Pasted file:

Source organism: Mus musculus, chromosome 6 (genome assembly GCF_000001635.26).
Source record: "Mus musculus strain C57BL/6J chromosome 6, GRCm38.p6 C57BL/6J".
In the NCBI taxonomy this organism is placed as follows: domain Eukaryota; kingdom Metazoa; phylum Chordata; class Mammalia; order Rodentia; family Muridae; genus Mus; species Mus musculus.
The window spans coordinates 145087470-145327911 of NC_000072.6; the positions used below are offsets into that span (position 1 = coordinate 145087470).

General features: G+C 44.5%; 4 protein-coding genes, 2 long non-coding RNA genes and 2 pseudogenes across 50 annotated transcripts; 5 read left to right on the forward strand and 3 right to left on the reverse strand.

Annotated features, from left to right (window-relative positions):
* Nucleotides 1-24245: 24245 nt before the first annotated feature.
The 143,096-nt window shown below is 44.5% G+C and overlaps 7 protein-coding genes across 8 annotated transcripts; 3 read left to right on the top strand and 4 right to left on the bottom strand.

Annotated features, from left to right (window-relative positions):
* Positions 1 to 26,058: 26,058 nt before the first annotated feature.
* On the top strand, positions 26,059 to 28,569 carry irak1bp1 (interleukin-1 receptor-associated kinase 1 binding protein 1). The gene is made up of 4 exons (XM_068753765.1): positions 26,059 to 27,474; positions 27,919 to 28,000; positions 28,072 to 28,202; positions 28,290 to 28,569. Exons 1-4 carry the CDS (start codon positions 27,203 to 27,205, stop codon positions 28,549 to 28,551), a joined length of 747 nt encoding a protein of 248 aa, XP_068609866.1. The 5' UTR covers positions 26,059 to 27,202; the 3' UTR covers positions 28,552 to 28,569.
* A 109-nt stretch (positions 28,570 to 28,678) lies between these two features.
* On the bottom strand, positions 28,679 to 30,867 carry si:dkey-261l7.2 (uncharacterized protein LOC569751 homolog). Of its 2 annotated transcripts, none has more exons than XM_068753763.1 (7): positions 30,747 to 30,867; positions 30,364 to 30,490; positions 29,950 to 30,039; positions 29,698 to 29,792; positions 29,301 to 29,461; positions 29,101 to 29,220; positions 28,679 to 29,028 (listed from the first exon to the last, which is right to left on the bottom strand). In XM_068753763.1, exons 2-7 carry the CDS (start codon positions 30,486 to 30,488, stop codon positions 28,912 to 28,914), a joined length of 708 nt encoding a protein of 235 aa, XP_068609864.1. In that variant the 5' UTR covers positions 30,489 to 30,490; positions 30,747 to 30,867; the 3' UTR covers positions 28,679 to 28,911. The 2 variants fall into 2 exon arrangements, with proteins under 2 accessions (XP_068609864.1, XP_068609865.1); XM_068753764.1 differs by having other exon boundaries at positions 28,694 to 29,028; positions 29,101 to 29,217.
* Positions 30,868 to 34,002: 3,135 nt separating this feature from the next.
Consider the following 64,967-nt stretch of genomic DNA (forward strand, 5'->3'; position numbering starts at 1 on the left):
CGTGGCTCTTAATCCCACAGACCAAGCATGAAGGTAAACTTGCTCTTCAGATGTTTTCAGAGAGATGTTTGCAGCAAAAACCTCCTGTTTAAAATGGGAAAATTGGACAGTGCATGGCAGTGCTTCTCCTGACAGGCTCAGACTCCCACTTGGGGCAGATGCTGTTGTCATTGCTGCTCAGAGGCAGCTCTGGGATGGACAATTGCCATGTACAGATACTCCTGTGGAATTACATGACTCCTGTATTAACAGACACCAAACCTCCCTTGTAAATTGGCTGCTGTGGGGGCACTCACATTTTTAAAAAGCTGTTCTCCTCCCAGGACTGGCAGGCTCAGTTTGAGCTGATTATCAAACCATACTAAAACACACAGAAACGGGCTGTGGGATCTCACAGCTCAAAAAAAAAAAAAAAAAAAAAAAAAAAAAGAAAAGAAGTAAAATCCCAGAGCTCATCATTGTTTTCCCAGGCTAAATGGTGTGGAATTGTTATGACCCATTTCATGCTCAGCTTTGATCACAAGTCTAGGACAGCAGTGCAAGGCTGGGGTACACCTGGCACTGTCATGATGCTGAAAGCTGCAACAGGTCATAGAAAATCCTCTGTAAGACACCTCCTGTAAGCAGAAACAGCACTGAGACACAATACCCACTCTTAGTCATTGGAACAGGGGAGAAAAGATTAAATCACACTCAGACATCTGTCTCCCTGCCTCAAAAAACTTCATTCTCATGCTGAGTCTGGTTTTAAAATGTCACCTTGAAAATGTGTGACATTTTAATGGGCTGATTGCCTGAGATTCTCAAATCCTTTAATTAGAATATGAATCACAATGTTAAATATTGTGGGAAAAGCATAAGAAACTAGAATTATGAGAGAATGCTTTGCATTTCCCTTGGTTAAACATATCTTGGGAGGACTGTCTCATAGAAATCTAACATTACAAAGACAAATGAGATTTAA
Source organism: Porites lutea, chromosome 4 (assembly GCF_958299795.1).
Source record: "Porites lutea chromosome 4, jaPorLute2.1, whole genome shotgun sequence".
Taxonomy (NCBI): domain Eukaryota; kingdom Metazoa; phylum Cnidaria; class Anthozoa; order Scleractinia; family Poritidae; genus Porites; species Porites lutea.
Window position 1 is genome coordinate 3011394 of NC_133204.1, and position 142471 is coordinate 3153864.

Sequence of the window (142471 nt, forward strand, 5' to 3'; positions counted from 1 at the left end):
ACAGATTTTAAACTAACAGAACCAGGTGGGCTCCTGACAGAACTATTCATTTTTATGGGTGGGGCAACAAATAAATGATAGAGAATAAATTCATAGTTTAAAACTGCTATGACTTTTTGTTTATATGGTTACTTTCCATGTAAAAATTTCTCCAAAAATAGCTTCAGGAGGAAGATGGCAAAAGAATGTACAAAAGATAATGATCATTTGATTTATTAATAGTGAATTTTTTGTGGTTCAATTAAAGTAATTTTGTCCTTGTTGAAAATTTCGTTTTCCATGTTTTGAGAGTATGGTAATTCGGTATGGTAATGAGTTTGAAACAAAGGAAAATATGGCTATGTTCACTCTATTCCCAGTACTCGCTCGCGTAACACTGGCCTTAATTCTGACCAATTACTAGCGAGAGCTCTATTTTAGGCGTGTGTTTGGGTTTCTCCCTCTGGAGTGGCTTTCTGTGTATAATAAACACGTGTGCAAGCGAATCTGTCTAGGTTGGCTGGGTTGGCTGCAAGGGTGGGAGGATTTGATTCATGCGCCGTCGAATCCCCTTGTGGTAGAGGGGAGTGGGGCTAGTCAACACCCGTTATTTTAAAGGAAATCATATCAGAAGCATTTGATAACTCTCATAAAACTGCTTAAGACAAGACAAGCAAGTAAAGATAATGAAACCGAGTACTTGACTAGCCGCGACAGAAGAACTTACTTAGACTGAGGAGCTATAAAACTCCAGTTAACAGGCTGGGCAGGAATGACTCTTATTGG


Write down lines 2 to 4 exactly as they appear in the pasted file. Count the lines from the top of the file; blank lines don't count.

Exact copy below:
Source record: "Mus musculus strain C57BL/6J chromosome 6, GRCm38.p6 C57BL/6J".
In the NCBI taxonomy this organism is placed as follows: domain Eukaryota; kingdom Metazoa; phylum Chordata; class Mammalia; order Rodentia; family Muridae; genus Mus; species Mus musculus.
The window spans coordinates 145087470-145327911 of NC_000072.6; the positions used below are offsets into that span (position 1 = coordinate 145087470).